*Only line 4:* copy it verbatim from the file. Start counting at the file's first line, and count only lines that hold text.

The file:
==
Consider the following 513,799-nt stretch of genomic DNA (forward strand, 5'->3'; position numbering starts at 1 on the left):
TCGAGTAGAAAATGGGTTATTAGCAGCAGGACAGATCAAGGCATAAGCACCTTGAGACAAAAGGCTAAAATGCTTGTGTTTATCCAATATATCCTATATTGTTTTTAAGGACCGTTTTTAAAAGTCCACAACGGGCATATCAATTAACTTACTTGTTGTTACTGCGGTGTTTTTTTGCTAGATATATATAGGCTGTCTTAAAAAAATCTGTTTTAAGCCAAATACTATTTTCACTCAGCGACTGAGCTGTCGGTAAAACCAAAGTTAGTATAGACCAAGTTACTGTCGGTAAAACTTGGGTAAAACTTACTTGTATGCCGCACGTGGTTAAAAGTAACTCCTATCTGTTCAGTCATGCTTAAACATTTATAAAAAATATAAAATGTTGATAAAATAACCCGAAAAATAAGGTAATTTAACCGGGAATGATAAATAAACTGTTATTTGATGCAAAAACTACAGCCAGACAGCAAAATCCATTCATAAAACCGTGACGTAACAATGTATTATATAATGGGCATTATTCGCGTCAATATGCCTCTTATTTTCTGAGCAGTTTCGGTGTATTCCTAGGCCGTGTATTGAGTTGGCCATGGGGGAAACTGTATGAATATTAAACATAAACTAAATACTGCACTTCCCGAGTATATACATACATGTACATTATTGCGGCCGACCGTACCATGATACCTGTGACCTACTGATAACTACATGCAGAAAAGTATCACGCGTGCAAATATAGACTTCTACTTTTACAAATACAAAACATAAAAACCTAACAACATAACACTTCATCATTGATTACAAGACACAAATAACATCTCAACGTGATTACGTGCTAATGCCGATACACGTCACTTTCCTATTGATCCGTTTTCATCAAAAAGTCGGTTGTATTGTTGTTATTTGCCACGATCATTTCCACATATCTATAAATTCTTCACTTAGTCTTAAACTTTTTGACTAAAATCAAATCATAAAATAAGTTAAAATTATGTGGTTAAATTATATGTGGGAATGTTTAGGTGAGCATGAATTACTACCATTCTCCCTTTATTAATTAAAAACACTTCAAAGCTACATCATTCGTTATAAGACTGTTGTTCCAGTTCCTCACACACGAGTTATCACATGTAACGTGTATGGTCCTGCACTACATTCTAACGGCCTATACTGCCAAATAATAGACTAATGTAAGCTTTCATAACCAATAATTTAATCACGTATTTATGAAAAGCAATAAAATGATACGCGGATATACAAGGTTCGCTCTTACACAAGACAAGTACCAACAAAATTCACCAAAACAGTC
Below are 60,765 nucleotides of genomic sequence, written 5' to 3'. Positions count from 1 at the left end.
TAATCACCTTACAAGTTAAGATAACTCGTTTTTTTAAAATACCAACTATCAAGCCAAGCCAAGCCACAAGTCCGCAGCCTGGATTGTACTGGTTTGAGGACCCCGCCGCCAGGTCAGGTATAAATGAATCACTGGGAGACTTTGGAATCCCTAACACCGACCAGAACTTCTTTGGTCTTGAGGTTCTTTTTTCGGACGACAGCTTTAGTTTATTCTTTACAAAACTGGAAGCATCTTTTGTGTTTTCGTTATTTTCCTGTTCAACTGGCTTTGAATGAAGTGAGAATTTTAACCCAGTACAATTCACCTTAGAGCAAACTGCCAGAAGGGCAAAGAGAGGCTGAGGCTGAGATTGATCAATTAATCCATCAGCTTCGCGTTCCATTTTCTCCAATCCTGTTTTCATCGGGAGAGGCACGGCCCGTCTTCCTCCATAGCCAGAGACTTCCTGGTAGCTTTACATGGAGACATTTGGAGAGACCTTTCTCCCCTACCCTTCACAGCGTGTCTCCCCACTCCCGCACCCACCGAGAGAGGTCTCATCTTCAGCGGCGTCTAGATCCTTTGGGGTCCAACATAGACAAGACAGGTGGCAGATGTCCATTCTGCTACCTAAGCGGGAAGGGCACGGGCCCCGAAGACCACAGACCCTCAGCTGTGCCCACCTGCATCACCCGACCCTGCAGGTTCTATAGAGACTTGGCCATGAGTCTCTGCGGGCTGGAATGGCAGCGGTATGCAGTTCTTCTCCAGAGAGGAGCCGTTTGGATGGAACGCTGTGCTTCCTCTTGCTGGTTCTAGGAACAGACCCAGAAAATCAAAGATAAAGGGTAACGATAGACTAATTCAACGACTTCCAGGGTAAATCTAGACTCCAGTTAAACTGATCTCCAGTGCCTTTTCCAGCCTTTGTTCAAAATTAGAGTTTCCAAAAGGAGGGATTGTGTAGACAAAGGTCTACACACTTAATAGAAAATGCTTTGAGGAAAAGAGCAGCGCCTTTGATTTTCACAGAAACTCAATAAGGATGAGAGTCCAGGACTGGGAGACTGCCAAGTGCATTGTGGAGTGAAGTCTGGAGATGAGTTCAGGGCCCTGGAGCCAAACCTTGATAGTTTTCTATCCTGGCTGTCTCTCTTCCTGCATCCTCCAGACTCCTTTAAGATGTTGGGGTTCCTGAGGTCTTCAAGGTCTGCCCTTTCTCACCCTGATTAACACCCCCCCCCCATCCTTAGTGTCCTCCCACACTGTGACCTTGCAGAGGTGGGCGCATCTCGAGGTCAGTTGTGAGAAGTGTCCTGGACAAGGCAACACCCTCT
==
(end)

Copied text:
TAATCACCTTACAAGTTAAGATAACTCGTTTTTTTAAAATACCAACTATCAAGCCAAGCCAAGCCACAAGTCCGCAGCCTGGATTGTACTGGTTTGAGGACCCCGCCGCCAGGTCAGGTATAAATGAATCACTGGGAGACTTTGGAATCCCTAACACCGACCAGAACTTCTTTGGTCTTGAGGTTCTTTTTTCGGACGACAGCTTTAGTTTATTCTTTACAAAACTGGAAGCATCTTTTGTGTTTTCGTTATTTTCCTGTTCAACTGGCTTTGAATGAAGTGAGAATTTTAACCCAGTACAATTCACCTTAGAGCAAACTGCCAGAAGGGCAAAGAGAGGCTGAGGCTGAGATTGATCAATTAATCCATCAGCTTCGCGTTCCATTTTCTCCAATCCTGTTTTCATCGGGAGAGGCACGGCCCGTCTTCCTCCATAGCCAGAGACTTCCTGGTAGCTTTACATGGAGACATTTGGAGAGACCTTTCTCCCCTACCCTTCACAGCGTGTCTCCCCACTCCCGCACCCACCGAGAGAGGTCTCATCTTCAGCGGCGTCTAGATCCTTTGGGGTCCAACATAGACAAGACAGGTGGCAGATGTCCATTCTGCTACCTAAGCGGGAAGGGCACGGGCCCCGAAGACCACAGACCCTCAGCTGTGCCCACCTGCATCACCCGACCCTGCAGGTTCTATAGAGACTTGGCCATGAGTCTCTGCGGGCTGGAATGGCAGCGGTATGCAGTTCTTCTCCAGAGAGGAGCCGTTTGGATGGAACGCTGTGCTTCCTCTTGCTGGTTCTAGGAACAGACCCAGAAAATCAAAGATAAAGGGTAACGATAGACTAATTCAACGACTTCCAGGGTAAATCTAGACTCCAGTTAAACTGATCTCCAGTGCCTTTTCCAGCCTTTGTTCAAAATTAGAGTTTCCAAAAGGAGGGATTGTGTAGACAAAGGTCTACACACTTAATAGAAAATGCTTTGAGGAAAAGAGCAGCGCCTTTGATTTTCACAGAAACTCAATAAGGATGAGAGTCCAGGACTGGGAGACTGCCAAGTGCATTGTGGAGTGAAGTCTGGAGATGAGTTCAGGGCCCTGGAGCCAAACCTTGATAGTTTTCTATCCTGGCTGTCTCTCTTCCTGCATCCTCCAGACTCCTTTAAGATGTTGGGGTTCCTGAGGTCTTCAAGGTCTGCCCTTTCTCACCCTGATTAACACCCCCCCCCCATCCTTAGTGTCCTCCCACACTGTGACCTTGCAGAGGTGGGCGCATCTCGAGGTCAGTTGTGAGAAGTGTCCTGGACAAGGCAACACCCTCT